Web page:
Does the large-scale ocean circulation drive coastal sea level changes in the North Atlantic?

Denis Volkov (NOAA-AOML/University of Miami, United States)


Sang-Ki Lee (NOAA-AOML, USA); Ricardo Domingues (NOAA-AOML / University of Miami, USA); Marlos Goes (NOAA-AOML / University of Miami, USA)

Event: 2019 Ocean Surface Topography Science Team Meeting

Session: Science Keynotes Session

Presentation type: Type Keynote/invited

While the global mean sea level is rising, ocean and atmosphere dynamics make sea level change spatially and temporally nonuniform. On interannual and longer time scales, the ocean exhibits certain patterns of sea level change with alternating signs over different time periods. These patterns are relatively small amplitude, however, they can extend to coastal regions and provide background conditions favorable for the occurrence of extreme sea levels that represent a threat for coastal communities, especially in low-lying and flood-vulnerable regions. In this study, we show that the gyre-scale circulation in the North Atlantic, associated with the Atlantic Meridional Overturning Circulation (AMOC) and meridional redistribution of heat, is related to a tripole mode of sea surface height (SSH) variability, with the subtropical band varying out-of-phase with the tropical and subpolar bands (see figure enclosed). Observations of the AMOC at 26.5N are representative for heat exchange between the tropical and subtropical bands of the tripole. We demonstrate that a reduction/strengthening of the AMOC transport at this latitude leads to heat divergence/convergence in the subtropical/tropical band. On one hand, the associated anomalies in the thermosteric sea level in the tropical band extend along the northwest coast of Africa towards the Strait of Gibraltar and, thus, can impact sea level in the Mediterranean. On the other hand, the thermosteric sea level anomalies in the subtropical band of the tripole are largely responsible for interannual to decadal changes of coastal sea level south of Cape Hatteras and in the Gulf of Mexico. The SSH tripole appears to explain 60-80% of the coastal sea level variance in these regions. Using an ocean data synthesis product, we further demonstrate that the temporal evolution of the SSH tripole mode in 1993-2018 is largely driven by the large-scale heat divergence related to the AMOC and linked to the low-frequency North Atlantic Oscillation.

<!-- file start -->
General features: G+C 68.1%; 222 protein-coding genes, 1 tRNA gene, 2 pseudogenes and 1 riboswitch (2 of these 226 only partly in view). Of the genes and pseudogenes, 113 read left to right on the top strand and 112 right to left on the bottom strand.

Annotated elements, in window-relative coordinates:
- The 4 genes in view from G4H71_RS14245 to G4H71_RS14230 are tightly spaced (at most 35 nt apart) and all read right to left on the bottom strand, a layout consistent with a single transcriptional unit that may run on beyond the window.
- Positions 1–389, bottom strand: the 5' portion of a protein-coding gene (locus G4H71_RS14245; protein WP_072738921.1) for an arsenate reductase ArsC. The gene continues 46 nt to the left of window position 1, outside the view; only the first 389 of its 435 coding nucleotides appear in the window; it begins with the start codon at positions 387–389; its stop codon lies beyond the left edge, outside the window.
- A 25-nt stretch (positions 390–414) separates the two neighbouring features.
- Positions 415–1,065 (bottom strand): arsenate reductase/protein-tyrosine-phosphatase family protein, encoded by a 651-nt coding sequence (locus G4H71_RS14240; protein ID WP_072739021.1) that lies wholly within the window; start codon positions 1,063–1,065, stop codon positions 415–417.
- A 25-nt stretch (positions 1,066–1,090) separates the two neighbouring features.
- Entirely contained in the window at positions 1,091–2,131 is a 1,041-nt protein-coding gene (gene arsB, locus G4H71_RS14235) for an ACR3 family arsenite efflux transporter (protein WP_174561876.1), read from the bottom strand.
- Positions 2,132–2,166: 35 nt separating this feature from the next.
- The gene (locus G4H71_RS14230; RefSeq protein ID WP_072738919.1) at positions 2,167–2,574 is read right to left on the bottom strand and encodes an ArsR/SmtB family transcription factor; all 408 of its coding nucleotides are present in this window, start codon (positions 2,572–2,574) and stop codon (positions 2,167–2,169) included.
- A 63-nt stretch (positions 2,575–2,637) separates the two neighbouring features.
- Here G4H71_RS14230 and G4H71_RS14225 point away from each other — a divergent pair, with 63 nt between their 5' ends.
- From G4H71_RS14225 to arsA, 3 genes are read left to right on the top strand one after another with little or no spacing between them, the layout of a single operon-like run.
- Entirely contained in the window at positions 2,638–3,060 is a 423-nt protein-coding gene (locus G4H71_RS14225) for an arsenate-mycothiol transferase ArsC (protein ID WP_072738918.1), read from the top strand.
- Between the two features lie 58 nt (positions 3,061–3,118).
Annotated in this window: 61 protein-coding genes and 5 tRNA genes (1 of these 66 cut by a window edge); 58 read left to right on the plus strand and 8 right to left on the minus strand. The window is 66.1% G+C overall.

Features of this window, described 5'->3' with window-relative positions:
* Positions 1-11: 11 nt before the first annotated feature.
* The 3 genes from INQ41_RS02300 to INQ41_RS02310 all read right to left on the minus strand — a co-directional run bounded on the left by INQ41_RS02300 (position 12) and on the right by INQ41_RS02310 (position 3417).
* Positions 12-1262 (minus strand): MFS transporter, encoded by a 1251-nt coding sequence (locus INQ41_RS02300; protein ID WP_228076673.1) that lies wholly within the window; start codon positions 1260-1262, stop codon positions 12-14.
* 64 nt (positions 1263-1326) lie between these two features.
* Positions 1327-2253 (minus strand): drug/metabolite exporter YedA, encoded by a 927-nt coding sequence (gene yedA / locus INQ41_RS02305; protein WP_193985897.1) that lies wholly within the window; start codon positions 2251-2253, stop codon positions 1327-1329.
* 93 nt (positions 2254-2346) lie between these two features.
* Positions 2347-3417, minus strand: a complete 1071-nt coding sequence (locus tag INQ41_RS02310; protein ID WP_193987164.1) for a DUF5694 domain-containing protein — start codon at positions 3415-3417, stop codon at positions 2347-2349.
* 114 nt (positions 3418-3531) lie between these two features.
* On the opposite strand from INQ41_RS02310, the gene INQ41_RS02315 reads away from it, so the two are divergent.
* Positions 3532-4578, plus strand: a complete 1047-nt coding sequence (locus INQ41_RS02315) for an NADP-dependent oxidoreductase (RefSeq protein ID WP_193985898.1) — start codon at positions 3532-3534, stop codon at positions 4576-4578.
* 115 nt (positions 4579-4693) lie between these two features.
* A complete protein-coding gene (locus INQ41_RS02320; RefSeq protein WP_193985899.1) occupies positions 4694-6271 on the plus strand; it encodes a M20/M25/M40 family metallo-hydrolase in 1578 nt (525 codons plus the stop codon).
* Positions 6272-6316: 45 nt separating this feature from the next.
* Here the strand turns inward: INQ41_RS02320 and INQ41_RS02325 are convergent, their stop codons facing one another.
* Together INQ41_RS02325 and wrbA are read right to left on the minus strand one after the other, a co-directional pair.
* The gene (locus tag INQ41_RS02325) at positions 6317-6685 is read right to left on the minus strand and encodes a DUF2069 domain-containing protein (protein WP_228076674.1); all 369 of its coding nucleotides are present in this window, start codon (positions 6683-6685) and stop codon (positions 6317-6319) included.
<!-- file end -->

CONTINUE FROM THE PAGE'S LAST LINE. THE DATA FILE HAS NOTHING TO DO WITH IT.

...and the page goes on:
Does the large-scale ocean circulation drive coastal sea level changes in the North Atlantic?

Keynote/invited presentation show times:

Room Start Date End Date
The Forum Mon, Oct 21 2019,14:00 Mon, Oct 21 2019,14:25
Denis Volkov
NOAA-AOML/University of Miami
United States